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Yankees continue to shuffle the deck through trades this offseason

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The Yankees haven't done a whole lot this offseason, even despite making a few trades. They managed to solidify their second base situation, added a switch-hitting bat to the outfield picture, and improved their Triple-A rotation depth, but have they really accomplished anything? Most of these moves involved dealing from a place of depth, which is fairly common in baseball, but when all you've done is essentially rob Peter to pay Paul, as they say, it leaves a roster with solutions here, but new holes there. Right now, Brian Cashman has solved some problems, but he's also made new ones that he still needs to deal with.

They started the offseason by trading from their infield depth when they sent Jose Pirela out in order to add minor league starting pitcher Ron Herrera. Then, with Gary Sanchez poised for a major league role, they deemed John Ryan Murphy expendable in order to acquire a right-handed hitting outfielder in Aaron Hicks. Then they dipped into their bullpen depth and moved Adam Warren to solve their second base situation with Starlin Castro and traded Justin Wilson for Triple-A depth in Luis Cessa and Chad Green. Essentially, they started with catching and bullpen depth and ended with outfield, second base, and Triple-A starting depth.

Maybe having three places of depth is better than two, but when you compare the big league pieces that have changed hands this winter, it's easy to see that it's left the Yankees wanting, depth or no depth. They have added 2.0 projected WAR and 2.3 2015 WAR between Castro and Hicks, while surrendering 2.0 projected WAR from Warren, Wilson and Murphy. It looks fair on paper, but after giving up 4.4 actual WAR from the 2015 season, it makes things look a little worse. Of course you can say that Warren and Wilson will regress after career-high seasons, and it wouldn't be surprising, but you're also hoping that Hicks and Castro turn things around, especially when Hicks could be a bench player. Plus, add whatever John Ryan Murphy offers as a starting catcher compared to Sanchez–which could go either way, really–and it isn't clear that the Yankees have improved at all.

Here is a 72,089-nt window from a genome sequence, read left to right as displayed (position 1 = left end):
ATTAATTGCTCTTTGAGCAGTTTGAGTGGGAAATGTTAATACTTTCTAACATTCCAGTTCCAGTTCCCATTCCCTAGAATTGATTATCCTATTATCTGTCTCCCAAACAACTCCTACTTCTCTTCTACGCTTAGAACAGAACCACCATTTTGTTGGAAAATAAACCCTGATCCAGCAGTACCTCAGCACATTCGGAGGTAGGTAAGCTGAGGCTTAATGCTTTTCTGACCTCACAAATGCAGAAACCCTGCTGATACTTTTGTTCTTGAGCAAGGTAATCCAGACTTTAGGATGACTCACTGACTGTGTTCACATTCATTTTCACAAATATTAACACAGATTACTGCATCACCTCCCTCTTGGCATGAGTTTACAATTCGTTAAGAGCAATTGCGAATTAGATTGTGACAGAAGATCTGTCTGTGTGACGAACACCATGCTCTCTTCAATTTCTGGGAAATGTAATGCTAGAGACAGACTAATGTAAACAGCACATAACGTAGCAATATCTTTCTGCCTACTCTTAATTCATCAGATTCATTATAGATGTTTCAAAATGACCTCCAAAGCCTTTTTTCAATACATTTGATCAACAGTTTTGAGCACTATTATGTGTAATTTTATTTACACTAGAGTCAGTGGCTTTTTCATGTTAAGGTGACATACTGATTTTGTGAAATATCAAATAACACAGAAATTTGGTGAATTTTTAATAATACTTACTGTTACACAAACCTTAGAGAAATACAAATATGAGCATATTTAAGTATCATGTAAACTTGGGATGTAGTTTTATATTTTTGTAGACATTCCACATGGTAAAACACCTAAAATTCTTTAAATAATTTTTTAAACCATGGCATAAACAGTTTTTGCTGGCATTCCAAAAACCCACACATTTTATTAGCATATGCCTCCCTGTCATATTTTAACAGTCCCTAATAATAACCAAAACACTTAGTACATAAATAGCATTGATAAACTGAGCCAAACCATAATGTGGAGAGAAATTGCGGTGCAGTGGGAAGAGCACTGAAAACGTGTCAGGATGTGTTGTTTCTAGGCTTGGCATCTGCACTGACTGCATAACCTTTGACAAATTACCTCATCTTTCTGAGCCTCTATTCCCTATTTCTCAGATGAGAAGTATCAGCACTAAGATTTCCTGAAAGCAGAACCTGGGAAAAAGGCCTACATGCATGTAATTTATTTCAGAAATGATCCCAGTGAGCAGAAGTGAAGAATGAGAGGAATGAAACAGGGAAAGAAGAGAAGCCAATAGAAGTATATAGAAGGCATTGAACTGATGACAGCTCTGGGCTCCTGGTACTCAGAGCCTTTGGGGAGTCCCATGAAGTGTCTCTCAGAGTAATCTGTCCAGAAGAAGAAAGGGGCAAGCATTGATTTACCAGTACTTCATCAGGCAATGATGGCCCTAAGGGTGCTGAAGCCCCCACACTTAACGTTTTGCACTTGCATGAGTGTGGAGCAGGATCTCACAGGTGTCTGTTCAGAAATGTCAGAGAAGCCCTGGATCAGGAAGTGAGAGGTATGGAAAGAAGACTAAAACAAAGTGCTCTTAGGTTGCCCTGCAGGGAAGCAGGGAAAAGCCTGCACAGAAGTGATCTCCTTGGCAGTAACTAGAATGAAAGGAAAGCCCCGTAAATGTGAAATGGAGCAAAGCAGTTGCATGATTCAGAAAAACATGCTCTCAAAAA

Maybe they'll be ok with Sanchez over Murphy in 2016, and they could definitely have used a younger and more versatile Chris Young, but now they have nearly 200 quality innings to fill between Warren and Wilson and the internal replacements don't seem poised to step up. Can Nick Goody, Branden Pinder, Nick Rumbelow, and company really log all those innings and provide similar quality? Will Ivan Nova pitch even 100 innings this year, and will they be anywhere near as good as Warren's were in 2015? Can some combination of Chasen Shreve, Jacob Lindgren, and James Pazos make up for the loss of Justin Wilson? Did it make sense to move them in a year where you don't plan to upgrade a shaky rotation? Especially when you can say that if we see Cessa or Green this year, it's likely because something has gone very wrong.

Of course, the offseason isn't over yet and Brian Cashman might still be looking into trades that will make everything look a little better. He now has an extra second baseman he might not need in Rob Refsnyder, and he has extra outfielders in Mason Williams, Slade Heathcott, and Ben Gamel–add Jake Cave to that list if he's offered back to New York after spring training with the Reds. It makes sense to trade from depth, but this winter, the Yankees have done so much of it that they have spread themselves out too thin in their depth, their value, and their talent. It might not be fair to judge an unfinished product, but it's at least understandable to start wondering if this can all make sense in the end. Right now, it looks like Cashman is just moving WAR around. Hopefully, the true upgrade is coming.